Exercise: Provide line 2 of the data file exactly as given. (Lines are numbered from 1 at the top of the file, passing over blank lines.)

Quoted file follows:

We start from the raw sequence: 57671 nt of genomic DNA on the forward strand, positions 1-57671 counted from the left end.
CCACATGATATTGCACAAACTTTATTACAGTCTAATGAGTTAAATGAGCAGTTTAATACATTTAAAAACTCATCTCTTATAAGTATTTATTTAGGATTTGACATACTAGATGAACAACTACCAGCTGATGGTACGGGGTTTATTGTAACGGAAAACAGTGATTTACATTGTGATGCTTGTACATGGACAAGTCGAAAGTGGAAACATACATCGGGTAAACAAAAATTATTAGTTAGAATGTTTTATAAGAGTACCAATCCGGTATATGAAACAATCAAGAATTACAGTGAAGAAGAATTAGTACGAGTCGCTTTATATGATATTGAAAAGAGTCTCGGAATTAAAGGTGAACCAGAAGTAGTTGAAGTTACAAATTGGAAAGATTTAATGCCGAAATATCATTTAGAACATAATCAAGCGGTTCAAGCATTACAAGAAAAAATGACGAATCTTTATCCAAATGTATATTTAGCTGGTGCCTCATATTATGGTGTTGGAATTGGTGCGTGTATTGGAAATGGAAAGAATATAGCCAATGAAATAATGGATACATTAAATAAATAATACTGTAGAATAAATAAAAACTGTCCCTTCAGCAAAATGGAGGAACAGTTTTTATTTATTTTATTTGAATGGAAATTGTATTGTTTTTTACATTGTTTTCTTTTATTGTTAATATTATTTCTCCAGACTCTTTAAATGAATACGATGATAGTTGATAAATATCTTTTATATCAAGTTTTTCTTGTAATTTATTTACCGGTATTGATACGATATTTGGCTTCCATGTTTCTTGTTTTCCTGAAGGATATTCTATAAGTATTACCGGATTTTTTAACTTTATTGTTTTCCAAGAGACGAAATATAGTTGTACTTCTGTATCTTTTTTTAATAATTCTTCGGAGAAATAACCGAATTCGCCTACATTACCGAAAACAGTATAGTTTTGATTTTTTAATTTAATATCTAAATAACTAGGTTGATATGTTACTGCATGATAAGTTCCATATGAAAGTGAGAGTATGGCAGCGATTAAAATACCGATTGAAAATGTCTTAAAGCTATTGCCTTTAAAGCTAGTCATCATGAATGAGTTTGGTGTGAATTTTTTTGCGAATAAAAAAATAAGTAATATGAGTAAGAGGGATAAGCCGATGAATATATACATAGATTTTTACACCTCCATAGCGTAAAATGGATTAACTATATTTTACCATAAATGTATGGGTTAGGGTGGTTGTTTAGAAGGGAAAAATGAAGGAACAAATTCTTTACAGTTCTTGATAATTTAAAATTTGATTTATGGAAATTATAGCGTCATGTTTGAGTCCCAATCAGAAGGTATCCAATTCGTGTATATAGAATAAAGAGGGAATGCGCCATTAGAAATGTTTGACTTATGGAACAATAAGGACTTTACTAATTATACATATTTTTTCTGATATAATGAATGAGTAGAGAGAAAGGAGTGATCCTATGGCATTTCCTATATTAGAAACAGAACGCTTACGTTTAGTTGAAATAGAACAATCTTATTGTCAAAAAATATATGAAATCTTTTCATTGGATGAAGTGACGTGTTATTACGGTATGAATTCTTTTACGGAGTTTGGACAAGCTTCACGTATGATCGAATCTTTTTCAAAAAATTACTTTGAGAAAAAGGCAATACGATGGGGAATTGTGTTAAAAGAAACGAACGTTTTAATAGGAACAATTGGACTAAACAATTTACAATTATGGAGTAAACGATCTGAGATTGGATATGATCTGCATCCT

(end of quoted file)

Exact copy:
CCACATGATATTGCACAAACTTTATTACAGTCTAATGAGTTAAATGAGCAGTTTAATACATTTAAAAACTCATCTCTTATAAGTATTTATTTAGGATTTGACATACTAGATGAACAACTACCAGCTGATGGTACGGGGTTTATTGTAACGGAAAACAGTGATTTACATTGTGATGCTTGTACATGGACAAGTCGAAAGTGGAAACATACATCGGGTAAACAAAAATTATTAGTTAGAATGTTTTATAAGAGTACCAATCCGGTATATGAAACAATCAAGAATTACAGTGAAGAAGAATTAGTACGAGTCGCTTTATATGATATTGAAAAGAGTCTCGGAATTAAAGGTGAACCAGAAGTAGTTGAAGTTACAAATTGGAAAGATTTAATGCCGAAATATCATTTAGAACATAATCAAGCGGTTCAAGCATTACAAGAAAAAATGACGAATCTTTATCCAAATGTATATTTAGCTGGTGCCTCATATTATGGTGTTGGAATTGGTGCGTGTATTGGAAATGGAAAGAATATAGCCAATGAAATAATGGATACATTAAATAAATAATACTGTAGAATAAATAAAAACTGTCCCTTCAGCAAAATGGAGGAACAGTTTTTATTTATTTTATTTGAATGGAAATTGTATTGTTTTTTACATTGTTTTCTTTTATTGTTAATATTATTTCTCCAGACTCTTTAAATGAATACGATGATAGTTGATAAATATCTTTTATATCAAGTTTTTCTTGTAATTTATTTACCGGTATTGATACGATATTTGGCTTCCATGTTTCTTGTTTTCCTGAAGGATATTCTATAAGTATTACCGGATTTTTTAACTTTATTGTTTTCCAAGAGACGAAATATAGTTGTACTTCTGTATCTTTTTTTAATAATTCTTCGGAGAAATAACCGAATTCGCCTACATTACCGAAAACAGTATAGTTTTGATTTTTTAATTTAATATCTAAATAACTAGGTTGATATGTTACTGCATGATAAGTTCCATATGAAAGTGAGAGTATGGCAGCGATTAAAATACCGATTGAAAATGTCTTAAAGCTATTGCCTTTAAAGCTAGTCATCATGAATGAGTTTGGTGTGAATTTTTTTGCGAATAAAAAAATAAGTAATATGAGTAAGAGGGATAAGCCGATGAATATATACATAGATTTTTACACCTCCATAGCGTAAAATGGATTAACTATATTTTACCATAAATGTATGGGTTAGGGTGGTTGTTTAGAAGGGAAAAATGAAGGAACAAATTCTTTACAGTTCTTGATAATTTAAAATTTGATTTATGGAAATTATAGCGTCATGTTTGAGTCCCAATCAGAAGGTATCCAATTCGTGTATATAGAATAAAGAGGGAATGCGCCATTAGAAATGTTTGACTTATGGAACAATAAGGACTTTACTAATTATACATATTTTTTCTGATATAATGAATGAGTAGAGAGAAAGGAGTGATCCTATGGCATTTCCTATATTAGAAACAGAACGCTTACGTTTAGTTGAAATAGAACAATCTTATTGTCAAAAAATATATGAAATCTTTTCATTGGATGAAGTGACGTGTTATTACGGTATGAATTCTTTTACGGAGTTTGGACAAGCTTCACGTATGATCGAATCTTTTTCAAAAAATTACTTTGAGAAAAAGGCAATACGATGGGGAATTGTGTTAAAAGAAACGAACGTTTTAATAGGAACAATTGGACTAAACAATTTACAATTATGGAGTAAACGATCTGAGATTGGATATGATCTGCATCCT